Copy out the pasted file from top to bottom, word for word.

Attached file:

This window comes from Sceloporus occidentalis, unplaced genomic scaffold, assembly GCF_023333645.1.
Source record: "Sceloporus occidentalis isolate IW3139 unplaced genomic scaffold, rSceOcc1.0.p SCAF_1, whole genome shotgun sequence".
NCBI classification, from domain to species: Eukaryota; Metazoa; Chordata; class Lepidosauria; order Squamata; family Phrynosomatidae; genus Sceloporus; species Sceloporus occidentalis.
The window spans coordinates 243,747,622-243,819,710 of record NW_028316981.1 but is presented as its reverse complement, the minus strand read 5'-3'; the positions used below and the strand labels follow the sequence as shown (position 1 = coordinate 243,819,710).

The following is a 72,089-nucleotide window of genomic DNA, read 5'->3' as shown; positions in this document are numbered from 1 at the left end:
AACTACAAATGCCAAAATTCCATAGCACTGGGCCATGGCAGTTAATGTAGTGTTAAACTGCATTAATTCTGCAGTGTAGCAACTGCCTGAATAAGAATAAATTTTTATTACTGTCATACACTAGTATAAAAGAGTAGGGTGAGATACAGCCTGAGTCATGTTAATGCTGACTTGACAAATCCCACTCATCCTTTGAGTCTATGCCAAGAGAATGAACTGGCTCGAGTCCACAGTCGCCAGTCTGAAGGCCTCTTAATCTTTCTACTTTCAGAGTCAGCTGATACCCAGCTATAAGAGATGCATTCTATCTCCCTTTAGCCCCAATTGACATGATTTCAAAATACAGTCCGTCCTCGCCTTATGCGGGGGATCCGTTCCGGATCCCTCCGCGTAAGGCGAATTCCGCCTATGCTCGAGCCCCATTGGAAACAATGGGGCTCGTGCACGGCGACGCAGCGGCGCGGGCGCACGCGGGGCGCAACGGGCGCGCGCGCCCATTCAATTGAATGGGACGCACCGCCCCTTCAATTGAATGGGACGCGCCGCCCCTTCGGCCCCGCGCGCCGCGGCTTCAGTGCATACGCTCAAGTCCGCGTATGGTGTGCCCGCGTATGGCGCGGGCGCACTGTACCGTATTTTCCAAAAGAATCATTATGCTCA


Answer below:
This window comes from Sceloporus occidentalis, unplaced genomic scaffold, assembly GCF_023333645.1.
Source record: "Sceloporus occidentalis isolate IW3139 unplaced genomic scaffold, rSceOcc1.0.p SCAF_1, whole genome shotgun sequence".
NCBI classification, from domain to species: Eukaryota; Metazoa; Chordata; class Lepidosauria; order Squamata; family Phrynosomatidae; genus Sceloporus; species Sceloporus occidentalis.
The window spans coordinates 243,747,622-243,819,710 of record NW_028316981.1 but is presented as its reverse complement, the minus strand read 5'-3'; the positions used below and the strand labels follow the sequence as shown (position 1 = coordinate 243,819,710).

The following is a 72,089-nucleotide window of genomic DNA, read 5'->3' as shown; positions in this document are numbered from 1 at the left end:
AACTACAAATGCCAAAATTCCATAGCACTGGGCCATGGCAGTTAATGTAGTGTTAAACTGCATTAATTCTGCAGTGTAGCAACTGCCTGAATAAGAATAAATTTTTATTACTGTCATACACTAGTATAAAAGAGTAGGGTGAGATACAGCCTGAGTCATGTTAATGCTGACTTGACAAATCCCACTCATCCTTTGAGTCTATGCCAAGAGAATGAACTGGCTCGAGTCCACAGTCGCCAGTCTGAAGGCCTCTTAATCTTTCTACTTTCAGAGTCAGCTGATACCCAGCTATAAGAGATGCATTCTATCTCCCTTTAGCCCCAATTGACATGATTTCAAAATACAGTCCGTCCTCGCCTTATGCGGGGGATCCGTTCCGGATCCCTCCGCGTAAGGCGAATTCCGCCTATGCTCGAGCCCCATTGGAAACAATGGGGCTCGTGCACGGCGACGCAGCGGCGCGGGCGCACGCGGGGCGCAACGGGCGCGCGCGCCCATTCAATTGAATGGGACGCACCGCCCCTTCAATTGAATGGGACGCGCCGCCCCTTCGGCCCCGCGCGCCGCGGCTTCAGTGCATACGCTCAAGTCCGCGTATGGTGTGCCCGCGTATGGCGCGGGCGCACTGTACCGTATTTTCCAAAAGAATCATTATGCTCA